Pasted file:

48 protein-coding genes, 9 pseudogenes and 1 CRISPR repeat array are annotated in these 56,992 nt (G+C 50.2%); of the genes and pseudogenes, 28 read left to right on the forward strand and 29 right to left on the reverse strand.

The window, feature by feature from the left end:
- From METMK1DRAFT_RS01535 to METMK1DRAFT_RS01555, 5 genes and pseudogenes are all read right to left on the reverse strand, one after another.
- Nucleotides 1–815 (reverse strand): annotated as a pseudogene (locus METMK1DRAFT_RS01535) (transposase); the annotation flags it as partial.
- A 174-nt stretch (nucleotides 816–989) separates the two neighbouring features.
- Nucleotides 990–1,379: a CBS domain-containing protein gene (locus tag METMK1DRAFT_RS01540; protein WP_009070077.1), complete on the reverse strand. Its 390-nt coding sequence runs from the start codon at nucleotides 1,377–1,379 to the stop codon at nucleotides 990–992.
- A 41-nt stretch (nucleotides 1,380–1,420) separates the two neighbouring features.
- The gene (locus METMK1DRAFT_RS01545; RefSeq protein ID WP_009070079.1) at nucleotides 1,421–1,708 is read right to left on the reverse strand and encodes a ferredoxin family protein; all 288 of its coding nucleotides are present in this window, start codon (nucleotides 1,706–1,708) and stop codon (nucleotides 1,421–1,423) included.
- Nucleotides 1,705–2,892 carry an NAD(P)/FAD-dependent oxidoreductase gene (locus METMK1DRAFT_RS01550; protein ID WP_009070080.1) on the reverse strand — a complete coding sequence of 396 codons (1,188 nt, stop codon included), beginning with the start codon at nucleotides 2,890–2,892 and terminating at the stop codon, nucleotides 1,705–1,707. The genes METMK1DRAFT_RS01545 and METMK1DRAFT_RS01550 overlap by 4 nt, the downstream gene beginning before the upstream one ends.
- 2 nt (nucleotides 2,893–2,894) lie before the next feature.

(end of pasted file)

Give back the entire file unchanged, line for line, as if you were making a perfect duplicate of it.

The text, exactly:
48 protein-coding genes, 9 pseudogenes and 1 CRISPR repeat array are annotated in these 56,992 nt (G+C 50.2%); of the genes and pseudogenes, 28 read left to right on the forward strand and 29 right to left on the reverse strand.

The window, feature by feature from the left end:
- From METMK1DRAFT_RS01535 to METMK1DRAFT_RS01555, 5 genes and pseudogenes are all read right to left on the reverse strand, one after another.
- Nucleotides 1–815 (reverse strand): annotated as a pseudogene (locus METMK1DRAFT_RS01535) (transposase); the annotation flags it as partial.
- A 174-nt stretch (nucleotides 816–989) separates the two neighbouring features.
- Nucleotides 990–1,379: a CBS domain-containing protein gene (locus tag METMK1DRAFT_RS01540; protein WP_009070077.1), complete on the reverse strand. Its 390-nt coding sequence runs from the start codon at nucleotides 1,377–1,379 to the stop codon at nucleotides 990–992.
- A 41-nt stretch (nucleotides 1,380–1,420) separates the two neighbouring features.
- The gene (locus METMK1DRAFT_RS01545; RefSeq protein ID WP_009070079.1) at nucleotides 1,421–1,708 is read right to left on the reverse strand and encodes a ferredoxin family protein; all 288 of its coding nucleotides are present in this window, start codon (nucleotides 1,706–1,708) and stop codon (nucleotides 1,421–1,423) included.
- Nucleotides 1,705–2,892 carry an NAD(P)/FAD-dependent oxidoreductase gene (locus METMK1DRAFT_RS01550; protein ID WP_009070080.1) on the reverse strand — a complete coding sequence of 396 codons (1,188 nt, stop codon included), beginning with the start codon at nucleotides 2,890–2,892 and terminating at the stop codon, nucleotides 1,705–1,707. The genes METMK1DRAFT_RS01545 and METMK1DRAFT_RS01550 overlap by 4 nt, the downstream gene beginning before the upstream one ends.
- 2 nt (nucleotides 2,893–2,894) lie before the next feature.